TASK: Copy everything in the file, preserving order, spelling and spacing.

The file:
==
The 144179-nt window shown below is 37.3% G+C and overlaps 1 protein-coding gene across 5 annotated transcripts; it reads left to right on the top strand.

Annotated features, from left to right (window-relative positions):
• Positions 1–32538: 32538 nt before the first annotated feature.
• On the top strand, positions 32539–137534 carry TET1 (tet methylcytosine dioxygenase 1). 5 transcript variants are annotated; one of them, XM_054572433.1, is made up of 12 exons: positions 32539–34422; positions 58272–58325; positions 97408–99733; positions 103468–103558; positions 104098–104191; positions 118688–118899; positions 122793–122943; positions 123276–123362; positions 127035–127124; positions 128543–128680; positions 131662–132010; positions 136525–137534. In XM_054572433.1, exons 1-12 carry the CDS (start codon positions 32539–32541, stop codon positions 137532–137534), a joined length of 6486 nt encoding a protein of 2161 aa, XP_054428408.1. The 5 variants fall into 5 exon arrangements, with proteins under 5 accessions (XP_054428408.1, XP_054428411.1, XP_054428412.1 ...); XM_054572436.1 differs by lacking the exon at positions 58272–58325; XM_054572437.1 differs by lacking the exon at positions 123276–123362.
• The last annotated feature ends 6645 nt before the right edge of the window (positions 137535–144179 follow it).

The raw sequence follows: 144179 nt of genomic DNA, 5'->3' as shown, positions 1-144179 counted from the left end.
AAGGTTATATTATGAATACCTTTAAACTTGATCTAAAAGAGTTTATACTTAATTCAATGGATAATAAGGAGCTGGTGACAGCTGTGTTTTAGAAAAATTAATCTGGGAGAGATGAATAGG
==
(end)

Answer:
The 144179-nt window shown below is 37.3% G+C and overlaps 1 protein-coding gene across 5 annotated transcripts; it reads left to right on the top strand.

Annotated features, from left to right (window-relative positions):
• Positions 1–32538: 32538 nt before the first annotated feature.
• On the top strand, positions 32539–137534 carry TET1 (tet methylcytosine dioxygenase 1). 5 transcript variants are annotated; one of them, XM_054572433.1, is made up of 12 exons: positions 32539–34422; positions 58272–58325; positions 97408–99733; positions 103468–103558; positions 104098–104191; positions 118688–118899; positions 122793–122943; positions 123276–123362; positions 127035–127124; positions 128543–128680; positions 131662–132010; positions 136525–137534. In XM_054572433.1, exons 1-12 carry the CDS (start codon positions 32539–32541, stop codon positions 137532–137534), a joined length of 6486 nt encoding a protein of 2161 aa, XP_054428408.1. The 5 variants fall into 5 exon arrangements, with proteins under 5 accessions (XP_054428408.1, XP_054428411.1, XP_054428412.1 ...); XM_054572436.1 differs by lacking the exon at positions 58272–58325; XM_054572437.1 differs by lacking the exon at positions 123276–123362.
• The last annotated feature ends 6645 nt before the right edge of the window (positions 137535–144179 follow it).

The raw sequence follows: 144179 nt of genomic DNA, 5'->3' as shown, positions 1-144179 counted from the left end.
AAGGTTATATTATGAATACCTTTAAACTTGATCTAAAAGAGTTTATACTTAATTCAATGGATAATAAGGAGCTGGTGACAGCTGTGTTTTAGAAAAATTAATCTGGGAGAGATGAATAGG